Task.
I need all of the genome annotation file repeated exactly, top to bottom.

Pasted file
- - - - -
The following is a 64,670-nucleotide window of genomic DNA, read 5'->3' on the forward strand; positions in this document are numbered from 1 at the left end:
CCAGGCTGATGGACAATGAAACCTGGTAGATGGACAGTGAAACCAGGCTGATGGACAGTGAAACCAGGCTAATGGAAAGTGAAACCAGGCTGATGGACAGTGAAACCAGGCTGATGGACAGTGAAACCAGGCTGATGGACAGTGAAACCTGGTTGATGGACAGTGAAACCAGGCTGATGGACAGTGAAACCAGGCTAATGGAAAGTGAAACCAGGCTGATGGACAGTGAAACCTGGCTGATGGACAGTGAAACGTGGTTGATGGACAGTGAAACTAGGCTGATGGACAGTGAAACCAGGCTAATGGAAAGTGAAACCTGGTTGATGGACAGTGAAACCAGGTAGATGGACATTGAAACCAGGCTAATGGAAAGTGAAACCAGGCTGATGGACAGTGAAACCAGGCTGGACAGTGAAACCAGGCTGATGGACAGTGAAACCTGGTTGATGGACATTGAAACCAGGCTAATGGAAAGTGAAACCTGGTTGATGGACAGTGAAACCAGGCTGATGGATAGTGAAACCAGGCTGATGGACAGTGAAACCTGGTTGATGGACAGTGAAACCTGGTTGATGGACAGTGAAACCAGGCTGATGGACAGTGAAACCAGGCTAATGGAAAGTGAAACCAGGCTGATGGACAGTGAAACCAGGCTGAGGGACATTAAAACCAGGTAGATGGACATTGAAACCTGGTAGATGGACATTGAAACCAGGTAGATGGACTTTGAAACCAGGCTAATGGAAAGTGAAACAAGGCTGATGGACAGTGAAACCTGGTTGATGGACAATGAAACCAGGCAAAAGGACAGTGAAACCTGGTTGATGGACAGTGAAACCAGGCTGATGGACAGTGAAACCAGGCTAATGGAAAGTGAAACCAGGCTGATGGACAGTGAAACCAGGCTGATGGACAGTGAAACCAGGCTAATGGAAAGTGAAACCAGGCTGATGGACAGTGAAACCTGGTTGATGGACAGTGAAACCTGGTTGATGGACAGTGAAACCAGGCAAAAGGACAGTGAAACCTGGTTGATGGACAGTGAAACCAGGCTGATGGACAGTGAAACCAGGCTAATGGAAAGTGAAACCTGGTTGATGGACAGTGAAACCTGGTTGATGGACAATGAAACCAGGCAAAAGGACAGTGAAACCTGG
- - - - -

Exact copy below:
The following is a 64,670-nucleotide window of genomic DNA, read 5'->3' on the forward strand; positions in this document are numbered from 1 at the left end:
CCAGGCTGATGGACAATGAAACCTGGTAGATGGACAGTGAAACCAGGCTGATGGACAGTGAAACCAGGCTAATGGAAAGTGAAACCAGGCTGATGGACAGTGAAACCAGGCTGATGGACAGTGAAACCAGGCTGATGGACAGTGAAACCTGGTTGATGGACAGTGAAACCAGGCTGATGGACAGTGAAACCAGGCTAATGGAAAGTGAAACCAGGCTGATGGACAGTGAAACCTGGCTGATGGACAGTGAAACGTGGTTGATGGACAGTGAAACTAGGCTGATGGACAGTGAAACCAGGCTAATGGAAAGTGAAACCTGGTTGATGGACAGTGAAACCAGGTAGATGGACATTGAAACCAGGCTAATGGAAAGTGAAACCAGGCTGATGGACAGTGAAACCAGGCTGGACAGTGAAACCAGGCTGATGGACAGTGAAACCTGGTTGATGGACATTGAAACCAGGCTAATGGAAAGTGAAACCTGGTTGATGGACAGTGAAACCAGGCTGATGGATAGTGAAACCAGGCTGATGGACAGTGAAACCTGGTTGATGGACAGTGAAACCTGGTTGATGGACAGTGAAACCAGGCTGATGGACAGTGAAACCAGGCTAATGGAAAGTGAAACCAGGCTGATGGACAGTGAAACCAGGCTGAGGGACATTAAAACCAGGTAGATGGACATTGAAACCTGGTAGATGGACATTGAAACCAGGTAGATGGACTTTGAAACCAGGCTAATGGAAAGTGAAACAAGGCTGATGGACAGTGAAACCTGGTTGATGGACAATGAAACCAGGCAAAAGGACAGTGAAACCTGGTTGATGGACAGTGAAACCAGGCTGATGGACAGTGAAACCAGGCTAATGGAAAGTGAAACCAGGCTGATGGACAGTGAAACCAGGCTGATGGACAGTGAAACCAGGCTAATGGAAAGTGAAACCAGGCTGATGGACAGTGAAACCTGGTTGATGGACAGTGAAACCTGGTTGATGGACAGTGAAACCAGGCAAAAGGACAGTGAAACCTGGTTGATGGACAGTGAAACCAGGCTGATGGACAGTGAAACCAGGCTAATGGAAAGTGAAACCTGGTTGATGGACAGTGAAACCTGGTTGATGGACAATGAAACCAGGCAAAAGGACAGTGAAACCTGG